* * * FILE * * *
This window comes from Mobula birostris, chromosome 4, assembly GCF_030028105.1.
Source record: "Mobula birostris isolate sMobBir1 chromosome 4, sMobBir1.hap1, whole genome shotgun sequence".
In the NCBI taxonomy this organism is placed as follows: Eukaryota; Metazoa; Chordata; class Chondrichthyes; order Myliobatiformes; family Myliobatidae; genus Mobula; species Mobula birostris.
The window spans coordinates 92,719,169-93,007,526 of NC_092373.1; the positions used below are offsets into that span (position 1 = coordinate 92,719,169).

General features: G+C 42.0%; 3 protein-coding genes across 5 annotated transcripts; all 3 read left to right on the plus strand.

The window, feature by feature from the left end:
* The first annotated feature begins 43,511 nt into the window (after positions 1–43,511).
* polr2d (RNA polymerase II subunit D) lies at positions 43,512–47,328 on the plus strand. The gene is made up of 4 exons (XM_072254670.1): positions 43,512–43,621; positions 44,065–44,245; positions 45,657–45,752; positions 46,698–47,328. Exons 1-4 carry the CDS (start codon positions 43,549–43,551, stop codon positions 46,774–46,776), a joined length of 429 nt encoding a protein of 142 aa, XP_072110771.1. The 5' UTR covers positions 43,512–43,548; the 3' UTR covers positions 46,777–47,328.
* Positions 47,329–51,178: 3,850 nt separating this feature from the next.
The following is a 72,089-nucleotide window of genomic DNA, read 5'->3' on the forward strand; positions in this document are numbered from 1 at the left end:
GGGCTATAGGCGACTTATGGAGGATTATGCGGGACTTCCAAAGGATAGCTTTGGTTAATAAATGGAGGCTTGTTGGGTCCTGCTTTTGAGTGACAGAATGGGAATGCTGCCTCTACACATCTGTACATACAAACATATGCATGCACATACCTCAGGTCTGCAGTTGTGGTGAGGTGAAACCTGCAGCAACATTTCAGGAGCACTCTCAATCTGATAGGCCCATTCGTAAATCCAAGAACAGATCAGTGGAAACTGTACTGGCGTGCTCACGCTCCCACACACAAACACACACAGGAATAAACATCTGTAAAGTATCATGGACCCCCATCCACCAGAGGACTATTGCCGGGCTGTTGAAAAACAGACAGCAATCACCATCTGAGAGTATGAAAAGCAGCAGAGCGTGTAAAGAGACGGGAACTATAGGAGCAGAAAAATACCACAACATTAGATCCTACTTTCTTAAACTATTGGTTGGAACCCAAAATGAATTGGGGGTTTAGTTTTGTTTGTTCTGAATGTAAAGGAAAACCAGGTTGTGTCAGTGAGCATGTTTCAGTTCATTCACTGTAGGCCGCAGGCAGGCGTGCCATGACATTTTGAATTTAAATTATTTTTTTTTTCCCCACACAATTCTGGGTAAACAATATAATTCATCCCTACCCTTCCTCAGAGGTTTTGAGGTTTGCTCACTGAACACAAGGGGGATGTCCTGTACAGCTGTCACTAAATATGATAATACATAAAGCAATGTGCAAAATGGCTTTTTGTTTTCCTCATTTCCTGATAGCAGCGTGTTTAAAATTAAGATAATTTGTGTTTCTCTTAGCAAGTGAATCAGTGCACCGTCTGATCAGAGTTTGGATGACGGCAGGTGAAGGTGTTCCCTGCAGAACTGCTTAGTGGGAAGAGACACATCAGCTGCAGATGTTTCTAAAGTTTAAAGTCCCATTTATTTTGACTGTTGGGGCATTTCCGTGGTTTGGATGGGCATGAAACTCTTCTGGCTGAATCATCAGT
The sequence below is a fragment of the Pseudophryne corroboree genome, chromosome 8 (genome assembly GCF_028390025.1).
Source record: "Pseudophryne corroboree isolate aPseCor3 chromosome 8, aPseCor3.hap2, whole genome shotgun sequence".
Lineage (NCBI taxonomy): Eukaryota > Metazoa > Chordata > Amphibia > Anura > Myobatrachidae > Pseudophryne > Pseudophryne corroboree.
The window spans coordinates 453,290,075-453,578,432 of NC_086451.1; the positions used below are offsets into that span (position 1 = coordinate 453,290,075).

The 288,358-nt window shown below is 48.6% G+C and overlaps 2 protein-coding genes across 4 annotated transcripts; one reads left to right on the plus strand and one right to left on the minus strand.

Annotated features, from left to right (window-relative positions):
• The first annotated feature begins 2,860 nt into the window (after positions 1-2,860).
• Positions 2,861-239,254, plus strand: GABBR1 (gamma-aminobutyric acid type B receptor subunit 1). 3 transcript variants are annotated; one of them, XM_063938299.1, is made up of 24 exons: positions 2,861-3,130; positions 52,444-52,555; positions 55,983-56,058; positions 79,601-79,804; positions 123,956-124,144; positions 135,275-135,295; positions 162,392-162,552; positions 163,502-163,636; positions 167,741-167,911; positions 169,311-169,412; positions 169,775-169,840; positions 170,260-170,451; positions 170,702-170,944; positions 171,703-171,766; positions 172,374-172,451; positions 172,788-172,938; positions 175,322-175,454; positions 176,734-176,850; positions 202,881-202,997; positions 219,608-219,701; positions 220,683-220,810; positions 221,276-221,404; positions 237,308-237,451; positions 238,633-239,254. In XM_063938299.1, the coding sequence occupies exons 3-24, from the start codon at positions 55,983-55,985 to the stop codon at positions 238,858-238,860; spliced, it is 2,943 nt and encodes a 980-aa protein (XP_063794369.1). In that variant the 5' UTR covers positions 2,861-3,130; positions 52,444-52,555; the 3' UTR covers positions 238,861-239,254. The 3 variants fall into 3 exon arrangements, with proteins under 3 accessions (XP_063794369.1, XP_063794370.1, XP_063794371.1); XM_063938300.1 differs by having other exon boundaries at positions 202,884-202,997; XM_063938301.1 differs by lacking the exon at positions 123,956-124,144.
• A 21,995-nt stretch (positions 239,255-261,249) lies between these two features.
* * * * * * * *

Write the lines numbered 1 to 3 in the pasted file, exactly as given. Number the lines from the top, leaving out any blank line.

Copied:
This window comes from Mobula birostris, chromosome 4, assembly GCF_030028105.1.
Source record: "Mobula birostris isolate sMobBir1 chromosome 4, sMobBir1.hap1, whole genome shotgun sequence".
In the NCBI taxonomy this organism is placed as follows: Eukaryota; Metazoa; Chordata; class Chondrichthyes; order Myliobatiformes; family Myliobatidae; genus Mobula; species Mobula birostris.